121212 scrapbook

On Wednesday night, New York came pouring into everyone’s living room by way of the all-star 121212 benefit concert. Held at Madison Square Garden, the five-hour program was designed as a fundraiser for relief efforts in New Jersey and New York in the wake of Hurricane Sandy.

Here are highlights, low points, great sounds and big laughs from 121212.

+ Bruce Springsteen – Typically celebratory, The Boss set a mood of purpose and fun. Probably could have done without Bon Jovi’s cameo during Born to Run. But Jersey boys will be boys, even when they hit their 50s and 60s.

+ Roger Waters – A performance that seemed to be more about Waters himself than the matter at hand. A strong band, strong pals (a set-stealing Eddie Vedder on Comfortably Numb) and strong material helped, but the smugness was obvious.

+ Adam Sandler – What in the world prompted Sandler to turn Leonard Cohen’s Hallelujah into some deconstructed parody that was as pointless as it was unfunny?

+ Bon Jovi – Polite. Efficient. And like much of their material, not especially memorable. For all its clarity and vigor, sets like this simply make me wonder how Bon Jovi has sustained a fan base for so long. Still, his Jersey connection made him an apt guest.

+ Eric Clapton – A serious, wonderful surprise. Honestly, has any rock celebrity run more hot and cold over the years than Clapton? Last night, he cut the pop schmaltz and cut loose with a wild new power trio and a set that culminated with a joyous Crossroads.

+ Jimmy Fallon – Offered a genuinely heartfelt reflection on the destruction of Coney Island. Thank God they didn’t let him sing this time.

+ The Rolling Stones – A sadly brief two-song set that paired an obscurity (You Got Me Rocking) and a classic (Jumping Jack Flash). Mick Jagger was a tireless frontman. But what a kick seeing 71-year-old Charlie Watts, as always, tastefully tear it up on drums.

+ Stephen Colbert – As usual, hysterical. Typical of his banter was the career advice he said he gave to a budding celebrity backstage. “I told him, Paul McCartney, cut your hair, lose your accent … and grow up.”

+ Alicia Keys – One of the few unaccompanied sets of the night. Singing lines like “put your cell phones in the air” didn’t exactly inspire. But the sleek piano pop-soul of Brand New Me sure did.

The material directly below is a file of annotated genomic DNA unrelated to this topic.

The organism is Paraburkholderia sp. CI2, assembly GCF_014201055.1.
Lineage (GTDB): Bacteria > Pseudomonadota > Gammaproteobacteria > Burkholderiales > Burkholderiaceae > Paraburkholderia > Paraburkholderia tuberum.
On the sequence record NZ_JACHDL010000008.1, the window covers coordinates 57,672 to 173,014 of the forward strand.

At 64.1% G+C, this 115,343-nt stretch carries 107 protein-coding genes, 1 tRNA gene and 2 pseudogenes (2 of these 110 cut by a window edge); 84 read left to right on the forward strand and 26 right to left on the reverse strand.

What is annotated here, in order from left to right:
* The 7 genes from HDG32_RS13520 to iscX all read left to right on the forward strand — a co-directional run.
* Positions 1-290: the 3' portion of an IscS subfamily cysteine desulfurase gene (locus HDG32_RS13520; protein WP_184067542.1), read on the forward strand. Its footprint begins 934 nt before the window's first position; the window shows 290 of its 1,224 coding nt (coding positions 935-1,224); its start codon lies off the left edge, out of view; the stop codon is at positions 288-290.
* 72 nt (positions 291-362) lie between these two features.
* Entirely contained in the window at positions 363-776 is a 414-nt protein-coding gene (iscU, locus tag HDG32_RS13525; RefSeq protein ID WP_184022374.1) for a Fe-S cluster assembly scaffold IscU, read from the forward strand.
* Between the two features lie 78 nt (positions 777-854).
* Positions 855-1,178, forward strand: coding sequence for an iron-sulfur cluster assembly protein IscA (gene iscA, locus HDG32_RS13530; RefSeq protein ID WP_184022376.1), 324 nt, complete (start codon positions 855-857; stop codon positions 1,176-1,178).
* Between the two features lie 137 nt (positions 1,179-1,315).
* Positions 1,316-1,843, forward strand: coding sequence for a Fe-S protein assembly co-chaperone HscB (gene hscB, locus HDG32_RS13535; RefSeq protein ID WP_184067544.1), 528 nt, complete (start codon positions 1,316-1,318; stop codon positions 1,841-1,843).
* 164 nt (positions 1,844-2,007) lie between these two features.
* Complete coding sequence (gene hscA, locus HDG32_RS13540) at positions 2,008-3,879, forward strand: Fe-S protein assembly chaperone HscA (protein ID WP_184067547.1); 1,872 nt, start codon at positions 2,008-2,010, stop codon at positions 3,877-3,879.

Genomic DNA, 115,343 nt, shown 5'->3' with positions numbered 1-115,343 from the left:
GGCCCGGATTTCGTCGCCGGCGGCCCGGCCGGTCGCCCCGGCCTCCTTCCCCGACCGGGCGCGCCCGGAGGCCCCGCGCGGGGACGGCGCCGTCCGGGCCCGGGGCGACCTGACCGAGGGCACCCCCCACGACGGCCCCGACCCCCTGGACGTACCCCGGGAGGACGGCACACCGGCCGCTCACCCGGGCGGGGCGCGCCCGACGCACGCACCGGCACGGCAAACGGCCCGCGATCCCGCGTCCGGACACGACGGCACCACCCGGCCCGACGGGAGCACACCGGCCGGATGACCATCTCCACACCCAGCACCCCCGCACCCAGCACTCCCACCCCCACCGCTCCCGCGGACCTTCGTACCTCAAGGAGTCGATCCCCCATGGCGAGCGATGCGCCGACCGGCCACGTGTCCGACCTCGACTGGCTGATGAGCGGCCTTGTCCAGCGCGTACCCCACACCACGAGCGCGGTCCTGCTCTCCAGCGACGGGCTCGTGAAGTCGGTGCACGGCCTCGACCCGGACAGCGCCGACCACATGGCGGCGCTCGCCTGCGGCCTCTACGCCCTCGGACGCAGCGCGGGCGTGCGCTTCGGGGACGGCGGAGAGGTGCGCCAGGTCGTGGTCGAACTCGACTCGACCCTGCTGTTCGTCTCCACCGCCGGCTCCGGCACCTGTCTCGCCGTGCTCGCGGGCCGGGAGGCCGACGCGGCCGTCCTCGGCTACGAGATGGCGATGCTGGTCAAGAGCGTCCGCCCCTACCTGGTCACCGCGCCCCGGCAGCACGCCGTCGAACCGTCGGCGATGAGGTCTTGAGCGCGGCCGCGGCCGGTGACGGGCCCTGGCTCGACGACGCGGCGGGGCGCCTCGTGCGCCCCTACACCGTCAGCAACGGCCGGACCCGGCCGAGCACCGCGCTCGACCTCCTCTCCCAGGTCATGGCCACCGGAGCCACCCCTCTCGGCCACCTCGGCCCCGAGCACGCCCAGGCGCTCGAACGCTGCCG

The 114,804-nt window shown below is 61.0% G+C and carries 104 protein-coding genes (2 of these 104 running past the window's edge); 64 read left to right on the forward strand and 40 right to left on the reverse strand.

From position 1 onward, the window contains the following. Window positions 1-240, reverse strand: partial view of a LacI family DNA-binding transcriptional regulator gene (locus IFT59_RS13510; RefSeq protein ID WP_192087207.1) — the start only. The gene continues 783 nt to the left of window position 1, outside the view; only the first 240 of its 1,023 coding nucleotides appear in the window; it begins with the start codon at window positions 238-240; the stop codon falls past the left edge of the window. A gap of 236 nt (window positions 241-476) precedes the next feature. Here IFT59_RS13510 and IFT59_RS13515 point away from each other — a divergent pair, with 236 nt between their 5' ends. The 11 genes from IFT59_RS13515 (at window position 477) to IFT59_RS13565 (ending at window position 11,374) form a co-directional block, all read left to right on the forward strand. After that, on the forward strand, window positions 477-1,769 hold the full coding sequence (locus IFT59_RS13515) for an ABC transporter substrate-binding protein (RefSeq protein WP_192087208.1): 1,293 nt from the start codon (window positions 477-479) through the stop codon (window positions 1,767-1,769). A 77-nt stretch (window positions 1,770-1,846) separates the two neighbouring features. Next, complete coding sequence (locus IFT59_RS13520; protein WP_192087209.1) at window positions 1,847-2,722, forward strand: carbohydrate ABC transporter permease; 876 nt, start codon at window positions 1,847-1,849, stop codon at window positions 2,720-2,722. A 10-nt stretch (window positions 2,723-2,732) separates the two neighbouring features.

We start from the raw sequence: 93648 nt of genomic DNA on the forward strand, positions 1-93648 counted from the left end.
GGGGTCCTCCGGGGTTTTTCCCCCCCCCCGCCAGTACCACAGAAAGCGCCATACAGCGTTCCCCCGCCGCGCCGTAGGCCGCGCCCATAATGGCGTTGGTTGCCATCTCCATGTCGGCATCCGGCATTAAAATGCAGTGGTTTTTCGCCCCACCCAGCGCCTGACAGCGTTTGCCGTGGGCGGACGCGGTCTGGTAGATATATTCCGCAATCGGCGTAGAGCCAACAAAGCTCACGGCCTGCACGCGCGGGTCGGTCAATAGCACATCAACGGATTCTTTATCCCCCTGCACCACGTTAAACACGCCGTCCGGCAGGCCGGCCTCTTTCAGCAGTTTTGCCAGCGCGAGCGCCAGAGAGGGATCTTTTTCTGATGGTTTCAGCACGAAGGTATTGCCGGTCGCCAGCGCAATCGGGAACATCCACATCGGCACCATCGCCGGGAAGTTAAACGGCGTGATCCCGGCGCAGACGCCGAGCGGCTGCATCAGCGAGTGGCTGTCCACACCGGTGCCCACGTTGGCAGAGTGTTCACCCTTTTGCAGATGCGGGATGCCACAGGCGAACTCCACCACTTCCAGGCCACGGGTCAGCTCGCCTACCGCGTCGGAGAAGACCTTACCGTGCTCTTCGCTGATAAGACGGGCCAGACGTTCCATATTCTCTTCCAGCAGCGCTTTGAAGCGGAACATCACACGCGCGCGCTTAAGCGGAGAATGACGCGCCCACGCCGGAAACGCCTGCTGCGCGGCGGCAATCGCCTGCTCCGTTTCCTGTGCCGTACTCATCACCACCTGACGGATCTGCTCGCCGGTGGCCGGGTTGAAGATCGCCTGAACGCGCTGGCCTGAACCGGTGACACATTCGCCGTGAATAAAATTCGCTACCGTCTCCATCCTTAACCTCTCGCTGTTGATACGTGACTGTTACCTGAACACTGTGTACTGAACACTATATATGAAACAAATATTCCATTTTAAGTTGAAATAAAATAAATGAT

+ The Who – Though ragged in spots, its set offered two touching highlights: Roger Daltrey raising his arms to the projected image of the late Keith Moon during Bellboy, and video shots of Hurricane Sandy first-responders as a backdrop for Listening to You.

+ Chris Rock – A heartfelt salute to the submerged Staten Island – “the good part, not the Wu Tang part.” Also of note was his introduction of “the very humble” Kanye West.

+ Kanye West – In an evening heavy on, as Mick Jagger termed it earlier, “old English musicians,” West was the proverbial fish out of water. A nicely stripped-down set, but the heavily sampled songs felt a bit cold in a show dominated by organic rock and soul.

+ Seth Myers and Bobby Moynihan: An interview skit called “Drunk Uncle” that tied Sandler for the most humorless thing in the show. What the hell has happened to Saturday Night Live?

+ Billy Joel – It’s hard to deny the thrill of watching one of New York’s own stepping up to the plate at times like this. That’s especially true when he has a booming, unblemished voice and hometown-referenced hits like New York State of Mind to share.

+ Chris Martin with Michael Stipe – Martin is a pathetic comedian. But he came up with a good line after Stipe exited quickly after a ramshackle duet of Losing My Religion. “He came out of retirement for that,” Martin said. “Now he’s gone right back in.”

+ Paul McCartney – Deviating from the usual run of Beatles hits, Sir Paul bashed it up with Nirvana mates Dave Grohl and Krist Novoselic, cooed cocktail pop with Diana Krall and devoted half the set to Wings tunes, culminating in Live and Let Die.

To contribute to the benefit, go to www.121212concertorg.



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